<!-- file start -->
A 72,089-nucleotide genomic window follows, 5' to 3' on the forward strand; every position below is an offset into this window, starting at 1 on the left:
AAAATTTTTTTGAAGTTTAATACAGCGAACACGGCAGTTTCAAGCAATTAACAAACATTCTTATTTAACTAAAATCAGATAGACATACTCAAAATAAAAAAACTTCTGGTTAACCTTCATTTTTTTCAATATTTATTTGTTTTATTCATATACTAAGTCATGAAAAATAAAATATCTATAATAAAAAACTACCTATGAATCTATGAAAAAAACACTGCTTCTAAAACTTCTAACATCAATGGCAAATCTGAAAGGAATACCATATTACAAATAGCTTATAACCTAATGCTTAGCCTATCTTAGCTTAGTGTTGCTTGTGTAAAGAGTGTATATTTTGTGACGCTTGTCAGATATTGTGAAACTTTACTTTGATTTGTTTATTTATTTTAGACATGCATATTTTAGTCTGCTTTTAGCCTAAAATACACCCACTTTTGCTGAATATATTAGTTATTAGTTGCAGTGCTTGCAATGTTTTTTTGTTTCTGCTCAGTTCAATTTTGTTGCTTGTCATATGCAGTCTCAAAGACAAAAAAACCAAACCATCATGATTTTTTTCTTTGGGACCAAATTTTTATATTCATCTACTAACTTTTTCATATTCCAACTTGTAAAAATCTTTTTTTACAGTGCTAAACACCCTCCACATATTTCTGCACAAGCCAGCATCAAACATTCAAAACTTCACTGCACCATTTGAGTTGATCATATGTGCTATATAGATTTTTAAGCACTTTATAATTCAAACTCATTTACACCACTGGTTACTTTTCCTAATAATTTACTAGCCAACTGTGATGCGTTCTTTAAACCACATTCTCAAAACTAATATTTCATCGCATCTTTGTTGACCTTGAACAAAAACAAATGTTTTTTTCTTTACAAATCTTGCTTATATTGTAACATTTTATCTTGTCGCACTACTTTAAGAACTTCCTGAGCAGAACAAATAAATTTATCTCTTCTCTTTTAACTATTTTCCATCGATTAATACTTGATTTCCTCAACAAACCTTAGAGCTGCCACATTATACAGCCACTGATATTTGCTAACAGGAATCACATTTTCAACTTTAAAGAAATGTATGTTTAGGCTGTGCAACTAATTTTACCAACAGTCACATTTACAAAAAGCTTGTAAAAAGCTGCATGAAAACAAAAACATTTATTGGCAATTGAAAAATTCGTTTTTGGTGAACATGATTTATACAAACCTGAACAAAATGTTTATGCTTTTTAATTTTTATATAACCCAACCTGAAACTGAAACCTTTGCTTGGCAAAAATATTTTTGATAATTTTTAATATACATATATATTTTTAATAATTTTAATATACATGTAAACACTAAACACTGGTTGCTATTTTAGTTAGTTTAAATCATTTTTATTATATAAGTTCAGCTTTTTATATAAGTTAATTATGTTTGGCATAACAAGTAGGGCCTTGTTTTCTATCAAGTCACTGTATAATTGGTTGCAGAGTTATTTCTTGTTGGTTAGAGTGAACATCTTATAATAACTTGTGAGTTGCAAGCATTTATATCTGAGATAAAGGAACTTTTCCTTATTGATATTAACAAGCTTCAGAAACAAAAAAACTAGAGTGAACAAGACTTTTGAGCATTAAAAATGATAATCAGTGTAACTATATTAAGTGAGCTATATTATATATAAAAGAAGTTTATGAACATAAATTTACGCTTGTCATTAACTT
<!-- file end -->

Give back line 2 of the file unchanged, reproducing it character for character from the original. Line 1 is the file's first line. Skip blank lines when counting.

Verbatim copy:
AAAATTTTTTTGAAGTTTAATACAGCGAACACGGCAGTTTCAAGCAATTAACAAACATTCTTATTTAACTAAAATCAGATAGACATACTCAAAATAAAAAAACTTCTGGTTAACCTTCATTTTTTTCAATATTTATTTGTTTTATTCATATACTAAGTCATGAAAAATAAAATATCTATAATAAAAAACTACCTATGAATCTATGAAAAAAACACTGCTTCTAAAACTTCTAACATCAATGGCAAATCTGAAAGGAATACCATATTACAAATAGCTTATAACCTAATGCTTAGCCTATCTTAGCTTAGTGTTGCTTGTGTAAAGAGTGTATATTTTGTGACGCTTGTCAGATATTGTGAAACTTTACTTTGATTTGTTTATTTATTTTAGACATGCATATTTTAGTCTGCTTTTAGCCTAAAATACACCCACTTTTGCTGAATATATTAGTTATTAGTTGCAGTGCTTGCAATGTTTTTTTGTTTCTGCTCAGTTCAATTTTGTTGCTTGTCATATGCAGTCTCAAAGACAAAAAAACCAAACCATCATGATTTTTTTCTTTGGGACCAAATTTTTATATTCATCTACTAACTTTTTCATATTCCAACTTGTAAAAATCTTTTTTTACAGTGCTAAACACCCTCCACATATTTCTGCACAAGCCAGCATCAAACATTCAAAACTTCACTGCACCATTTGAGTTGATCATATGTGCTATATAGATTTTTAAGCACTTTATAATTCAAACTCATTTACACCACTGGTTACTTTTCCTAATAATTTACTAGCCAACTGTGATGCGTTCTTTAAACCACATTCTCAAAACTAATATTTCATCGCATCTTTGTTGACCTTGAACAAAAACAAATGTTTTTTTCTTTACAAATCTTGCTTATATTGTAACATTTTATCTTGTCGCACTACTTTAAGAACTTCCTGAGCAGAACAAATAAATTTATCTCTTCTCTTTTAACTATTTTCCATCGATTAATACTTGATTTCCTCAACAAACCTTAGAGCTGCCACATTATACAGCCACTGATATTTGCTAACAGGAATCACATTTTCAACTTTAAAGAAATGTATGTTTAGGCTGTGCAACTAATTTTACCAACAGTCACATTTACAAAAAGCTTGTAAAAAGCTGCATGAAAACAAAAACATTTATTGGCAATTGAAAAATTCGTTTTTGGTGAACATGATTTATACAAACCTGAACAAAATGTTTATGCTTTTTAATTTTTATATAACCCAACCTGAAACTGAAACCTTTGCTTGGCAAAAATATTTTTGATAATTTTTAATATACATATATATTTTTAATAATTTTAATATACATGTAAACACTAAACACTGGTTGCTATTTTAGTTAGTTTAAATCATTTTTATTATATAAGTTCAGCTTTTTATATAAGTTAATTATGTTTGGCATAACAAGTAGGGCCTTGTTTTCTATCAAGTCACTGTATAATTGGTTGCAGAGTTATTTCTTGTTGGTTAGAGTGAACATCTTATAATAACTTGTGAGTTGCAAGCATTTATATCTGAGATAAAGGAACTTTTCCTTATTGATATTAACAAGCTTCAGAAACAAAAAAACTAGAGTGAACAAGACTTTTGAGCATTAAAAATGATAATCAGTGTAACTATATTAAGTGAGCTATATTATATATAAAAGAAGTTTATGAACATAAATTTACGCTTGTCATTAACTT